"One step won't take you very far,
You've got to keep on walking;
One word won't tell folks what you are,
You've got to keep on talking;
One inch won't make you very tall,
You've got to keep on growing;
One suggestion may not win at all,
You've got to keep 'em going.

The Eastman Kodak Company prided themselves on being built on ideas and encouraged their staff to share their own ideas about how to improve the productivity and efficiency of the company. In order to properly facilitate this dialogue, the 'Suggestion Scheme' began at Eastman Kodak Company in 1898. The first suggestion, to clean the windows in the 'black paper slitting room', was received shortly after the scheme was implemented. The suggested was adopted and the employee who made the suggestion was awarded $2.

The Suggestion Scheme adopted by Kodak Australasia Pty Ltd seems to have followed the model proposed by Eastman Kodak Company, and it continued when the company relocated to the Coburg factory site in the 1960s. It is unclear when the idea officially migrated to Australia, but the scheme appears to have begun when Kodak Australasia Pty Ltd was still based in Abbotsford.

Originally limited to staff involved in manufacturing (senior staff from manufacturing were excluded), the Suggestion Scheme was designed to encourage employees to find ways to improve their work processes and for their ideas to be communicated to management. The scheme was administered by a committee, appointed by factory management, who considered the merits of the suggestions and made recommendations about whether or not the ideas should be adopted. The committee also made suggestions for a monetary reward.

In 1972 the Suggestion Scheme was extended beyond manufacturing to include staff throughout Kodak Australasia Pty Ltd, although, it still excluded senior staff. A new committee of staff with experience in different areas of the company, along with a general understanding of the company as a whole, was set up to assess ideas under the new scheme. The committee were assisted by a clerical worker who was responsible for emptying the suggestion boxes and for sending letters of acknowledgement to participants. There were boxes for suggestions in some of the manufacturing department buildings (Buildings 3, 4 and 5), the amenities building (Building 9), the photochemicals building (Building 16) and processing (Building 20).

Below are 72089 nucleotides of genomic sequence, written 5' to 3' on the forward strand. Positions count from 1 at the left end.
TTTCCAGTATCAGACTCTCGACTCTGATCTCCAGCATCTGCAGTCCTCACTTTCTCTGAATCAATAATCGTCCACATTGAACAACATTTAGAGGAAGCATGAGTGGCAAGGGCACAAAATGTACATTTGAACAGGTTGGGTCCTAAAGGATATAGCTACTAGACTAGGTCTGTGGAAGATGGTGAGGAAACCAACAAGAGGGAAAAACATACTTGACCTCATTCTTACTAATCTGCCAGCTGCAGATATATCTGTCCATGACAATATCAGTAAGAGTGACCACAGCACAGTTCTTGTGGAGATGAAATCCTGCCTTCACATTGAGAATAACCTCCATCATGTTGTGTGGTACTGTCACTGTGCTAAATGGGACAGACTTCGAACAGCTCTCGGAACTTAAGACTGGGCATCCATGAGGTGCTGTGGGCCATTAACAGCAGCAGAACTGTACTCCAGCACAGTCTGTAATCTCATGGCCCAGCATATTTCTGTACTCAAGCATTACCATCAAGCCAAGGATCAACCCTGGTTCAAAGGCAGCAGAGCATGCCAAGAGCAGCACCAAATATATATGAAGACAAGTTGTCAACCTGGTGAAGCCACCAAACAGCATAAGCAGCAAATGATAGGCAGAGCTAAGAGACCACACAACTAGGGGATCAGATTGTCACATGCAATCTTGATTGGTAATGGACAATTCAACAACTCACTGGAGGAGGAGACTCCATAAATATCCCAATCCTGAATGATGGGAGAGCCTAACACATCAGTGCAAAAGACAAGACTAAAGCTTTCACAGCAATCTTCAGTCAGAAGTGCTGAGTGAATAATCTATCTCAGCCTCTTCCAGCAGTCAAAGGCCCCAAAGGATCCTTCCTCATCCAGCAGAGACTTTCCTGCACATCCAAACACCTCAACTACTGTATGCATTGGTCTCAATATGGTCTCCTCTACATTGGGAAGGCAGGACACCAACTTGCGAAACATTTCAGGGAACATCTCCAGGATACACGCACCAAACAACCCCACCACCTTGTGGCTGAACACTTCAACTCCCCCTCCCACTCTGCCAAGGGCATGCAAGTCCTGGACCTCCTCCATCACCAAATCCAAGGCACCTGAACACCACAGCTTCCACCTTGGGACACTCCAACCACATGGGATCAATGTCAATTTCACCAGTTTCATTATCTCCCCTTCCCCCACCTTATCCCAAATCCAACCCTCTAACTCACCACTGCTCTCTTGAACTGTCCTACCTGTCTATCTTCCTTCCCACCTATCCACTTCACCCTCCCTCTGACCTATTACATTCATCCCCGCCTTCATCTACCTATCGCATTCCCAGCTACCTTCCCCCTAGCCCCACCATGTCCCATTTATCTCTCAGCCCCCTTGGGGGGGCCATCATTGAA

The chairman of the committee was responsible for sending suggestions on to relevant departments for feedback. Once the feedback had been received the suggestion was then discussed by the committee who made recommendations about whether the suggestion should be adopted and a monetary reward awarded. The amount of the reward was calculated on estimates of savings in money and materials to the company. Former Kodak employee, Roy Porter, recalls receiving the equivalent of $20,000 in 1964 for his invention to improve the printing process for large colour prints. This process was further developed by Eastman Kodak Company and resulted in the Kodak Rapid Color Processor, Model 30. Roy later received a Commonwealth Medal from the Australian Photography Society in recognition of his idea and for his work within the Kodak Camera Club.

It is unclear how long the Suggestion Scheme continued but former Kodak executive, John Mitcham, recalls that it started to decline as the Total Quality Management program gained momentum within the company in the 1980s. John believed this to be partly because the Suggestion Scheme "didn't fit in with the team environment" of the quality program since it relied on individual contributions. The advent of the Office of Innovation in the late 1980s may also have led to declining interest in the Suggestion Scheme.

'Australian Kodakery', No 2, Aug 1968, p.6 (HT 35699)
'Australian Kodakery', No 7, Feb 1969, p. 7 (HT 35706)
'Australian Kodakery', No 14, Nov 1969, p.7 (HT 35713)
'Australian Kodakery', No 33, Mar 1972, p. 3 & 8 (HT 35742)
'Australian Kodakery', No 63, Oct 1975, p. 3 (HT 35779)
'Australian Kodakery', No 79, Jun 1977, p. 3 (HT 35797)
'Australian Kodakery', No 91, Jun 1978, p. 6 (HT 35933)
'Australian Kodakery', No 112, Mar 1980, p. 1 (HT 35956)
'Australian Kodakery', No 135, Apr 1982, p. 3 (HT 35978)
'Australian Kodakery', No 136, May 1982, p. 5 (HT 35979)
Booklet - Eastman Kodak Company, 'Eastman Kodak Company, A Brief History', Rochester HT 30114, p.11
Interview - John Mitcham, Kodak Australasia Pty Ltd, 30 Nov 2017 (HT 53425)
Interview - Roy Porter, Kodak Australasia Pty Ltd, 28 Nov 2013 (HT 35633)
'Kodak: A Magazine for Eastman Employees', Aug 1938, p. 15 (HT 50014-6)

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